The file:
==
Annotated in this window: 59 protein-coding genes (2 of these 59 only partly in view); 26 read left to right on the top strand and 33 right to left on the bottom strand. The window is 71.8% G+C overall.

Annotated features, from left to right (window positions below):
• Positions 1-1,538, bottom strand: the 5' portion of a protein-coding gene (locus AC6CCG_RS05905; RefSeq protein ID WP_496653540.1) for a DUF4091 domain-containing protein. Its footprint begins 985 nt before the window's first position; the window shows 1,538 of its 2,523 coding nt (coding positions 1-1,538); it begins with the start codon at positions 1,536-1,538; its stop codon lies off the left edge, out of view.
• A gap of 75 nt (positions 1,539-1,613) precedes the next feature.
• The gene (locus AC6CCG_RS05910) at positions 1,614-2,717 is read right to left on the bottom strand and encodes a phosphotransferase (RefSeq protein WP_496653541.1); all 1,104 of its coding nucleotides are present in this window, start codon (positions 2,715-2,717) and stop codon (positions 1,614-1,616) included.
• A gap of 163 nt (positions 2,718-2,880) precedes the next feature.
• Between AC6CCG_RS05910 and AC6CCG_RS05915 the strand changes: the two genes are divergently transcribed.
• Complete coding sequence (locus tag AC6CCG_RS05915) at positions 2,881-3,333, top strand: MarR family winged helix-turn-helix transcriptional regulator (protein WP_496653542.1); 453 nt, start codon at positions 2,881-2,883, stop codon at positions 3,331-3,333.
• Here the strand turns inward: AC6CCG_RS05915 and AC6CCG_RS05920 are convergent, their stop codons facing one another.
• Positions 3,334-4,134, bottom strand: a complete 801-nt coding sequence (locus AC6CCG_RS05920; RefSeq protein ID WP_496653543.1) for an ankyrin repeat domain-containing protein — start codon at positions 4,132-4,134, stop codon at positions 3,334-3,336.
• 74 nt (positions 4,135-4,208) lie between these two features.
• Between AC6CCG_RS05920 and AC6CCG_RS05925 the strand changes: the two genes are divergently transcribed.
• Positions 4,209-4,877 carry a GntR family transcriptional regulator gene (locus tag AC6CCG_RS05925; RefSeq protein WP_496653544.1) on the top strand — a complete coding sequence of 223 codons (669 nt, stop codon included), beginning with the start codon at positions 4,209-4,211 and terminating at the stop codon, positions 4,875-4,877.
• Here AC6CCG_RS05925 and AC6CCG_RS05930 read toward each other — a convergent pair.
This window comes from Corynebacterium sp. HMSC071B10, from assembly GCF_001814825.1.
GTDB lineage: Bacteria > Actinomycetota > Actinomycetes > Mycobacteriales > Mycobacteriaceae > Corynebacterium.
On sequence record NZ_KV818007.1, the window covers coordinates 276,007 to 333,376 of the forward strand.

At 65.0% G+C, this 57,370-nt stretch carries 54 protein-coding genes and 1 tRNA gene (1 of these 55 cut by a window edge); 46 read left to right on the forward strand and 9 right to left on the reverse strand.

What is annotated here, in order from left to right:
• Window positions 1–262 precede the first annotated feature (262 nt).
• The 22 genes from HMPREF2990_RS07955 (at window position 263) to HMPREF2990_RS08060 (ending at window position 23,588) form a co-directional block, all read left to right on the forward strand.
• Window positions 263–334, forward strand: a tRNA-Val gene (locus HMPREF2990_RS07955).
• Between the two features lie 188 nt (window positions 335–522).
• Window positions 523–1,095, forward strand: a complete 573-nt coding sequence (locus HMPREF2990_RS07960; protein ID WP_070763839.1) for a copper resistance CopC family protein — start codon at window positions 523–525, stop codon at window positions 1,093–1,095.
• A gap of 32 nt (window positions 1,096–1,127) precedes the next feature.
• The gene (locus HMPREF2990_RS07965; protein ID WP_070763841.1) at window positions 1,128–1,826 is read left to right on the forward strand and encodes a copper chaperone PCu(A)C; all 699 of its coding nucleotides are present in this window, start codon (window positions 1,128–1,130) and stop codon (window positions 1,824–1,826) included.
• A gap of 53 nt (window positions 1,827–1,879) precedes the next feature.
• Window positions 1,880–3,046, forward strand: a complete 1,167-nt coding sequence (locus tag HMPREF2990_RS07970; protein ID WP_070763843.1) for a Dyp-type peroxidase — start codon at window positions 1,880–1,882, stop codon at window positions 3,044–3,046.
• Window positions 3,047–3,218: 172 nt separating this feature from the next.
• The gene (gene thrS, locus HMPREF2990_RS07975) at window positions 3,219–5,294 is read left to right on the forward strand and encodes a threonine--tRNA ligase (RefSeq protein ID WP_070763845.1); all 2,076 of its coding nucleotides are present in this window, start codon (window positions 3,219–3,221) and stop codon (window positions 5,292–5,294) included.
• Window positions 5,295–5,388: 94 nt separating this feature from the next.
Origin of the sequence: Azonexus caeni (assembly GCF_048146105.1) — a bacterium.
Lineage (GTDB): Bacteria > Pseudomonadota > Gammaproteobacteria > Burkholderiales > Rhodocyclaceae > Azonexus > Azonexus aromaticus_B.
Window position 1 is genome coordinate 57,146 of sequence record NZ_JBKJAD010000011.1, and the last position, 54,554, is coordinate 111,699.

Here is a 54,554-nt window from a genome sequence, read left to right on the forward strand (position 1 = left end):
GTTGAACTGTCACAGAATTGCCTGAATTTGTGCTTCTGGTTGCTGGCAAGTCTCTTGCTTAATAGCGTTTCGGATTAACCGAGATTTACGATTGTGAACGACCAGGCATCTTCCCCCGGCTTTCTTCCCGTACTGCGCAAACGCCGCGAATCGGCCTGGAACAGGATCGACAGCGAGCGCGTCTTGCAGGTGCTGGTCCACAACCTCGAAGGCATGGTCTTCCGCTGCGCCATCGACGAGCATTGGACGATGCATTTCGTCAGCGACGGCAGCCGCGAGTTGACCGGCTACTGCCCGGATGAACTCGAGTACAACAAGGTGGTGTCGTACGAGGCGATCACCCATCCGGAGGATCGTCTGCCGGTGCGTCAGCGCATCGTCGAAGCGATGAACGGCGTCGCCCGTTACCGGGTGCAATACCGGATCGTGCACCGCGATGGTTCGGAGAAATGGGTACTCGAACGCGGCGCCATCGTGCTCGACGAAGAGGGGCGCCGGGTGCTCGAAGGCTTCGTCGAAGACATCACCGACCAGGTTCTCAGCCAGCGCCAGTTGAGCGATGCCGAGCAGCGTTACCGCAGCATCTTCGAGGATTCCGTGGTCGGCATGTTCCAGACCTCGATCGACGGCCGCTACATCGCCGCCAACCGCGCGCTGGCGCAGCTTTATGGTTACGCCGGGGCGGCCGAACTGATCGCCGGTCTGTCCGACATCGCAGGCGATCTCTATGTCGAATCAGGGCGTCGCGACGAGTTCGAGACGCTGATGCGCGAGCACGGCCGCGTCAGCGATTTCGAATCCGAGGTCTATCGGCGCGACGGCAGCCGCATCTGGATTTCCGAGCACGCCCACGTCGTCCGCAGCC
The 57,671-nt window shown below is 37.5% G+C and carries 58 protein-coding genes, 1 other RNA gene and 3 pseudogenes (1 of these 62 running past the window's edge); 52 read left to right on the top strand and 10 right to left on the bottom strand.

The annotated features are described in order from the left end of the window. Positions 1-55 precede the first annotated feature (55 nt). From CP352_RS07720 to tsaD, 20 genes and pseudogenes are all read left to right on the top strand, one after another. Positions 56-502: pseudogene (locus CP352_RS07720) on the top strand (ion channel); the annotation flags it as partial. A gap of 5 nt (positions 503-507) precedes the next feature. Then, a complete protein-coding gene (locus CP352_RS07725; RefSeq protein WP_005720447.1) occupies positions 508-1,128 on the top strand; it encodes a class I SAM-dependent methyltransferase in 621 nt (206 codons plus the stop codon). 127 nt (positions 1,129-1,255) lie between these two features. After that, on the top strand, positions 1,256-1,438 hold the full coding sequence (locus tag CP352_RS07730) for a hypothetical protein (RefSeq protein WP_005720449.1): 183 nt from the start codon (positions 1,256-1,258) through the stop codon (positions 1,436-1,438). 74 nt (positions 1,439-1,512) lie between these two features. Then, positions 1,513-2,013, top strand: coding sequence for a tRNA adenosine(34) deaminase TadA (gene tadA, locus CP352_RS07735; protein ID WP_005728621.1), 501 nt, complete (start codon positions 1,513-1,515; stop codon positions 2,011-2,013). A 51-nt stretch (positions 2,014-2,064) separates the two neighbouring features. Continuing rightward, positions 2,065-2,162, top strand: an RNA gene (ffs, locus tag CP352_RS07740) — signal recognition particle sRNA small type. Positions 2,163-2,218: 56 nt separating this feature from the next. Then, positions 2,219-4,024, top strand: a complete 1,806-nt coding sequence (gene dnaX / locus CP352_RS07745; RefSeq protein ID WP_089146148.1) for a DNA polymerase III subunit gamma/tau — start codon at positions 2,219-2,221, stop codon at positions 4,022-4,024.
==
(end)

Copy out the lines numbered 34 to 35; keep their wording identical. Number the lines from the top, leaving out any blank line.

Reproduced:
Window position 1 is genome coordinate 57,146 of sequence record NZ_JBKJAD010000011.1, and the last position, 54,554, is coordinate 111,699.

Here is a 54,554-nt window from a genome sequence, read left to right on the forward strand (position 1 = left end):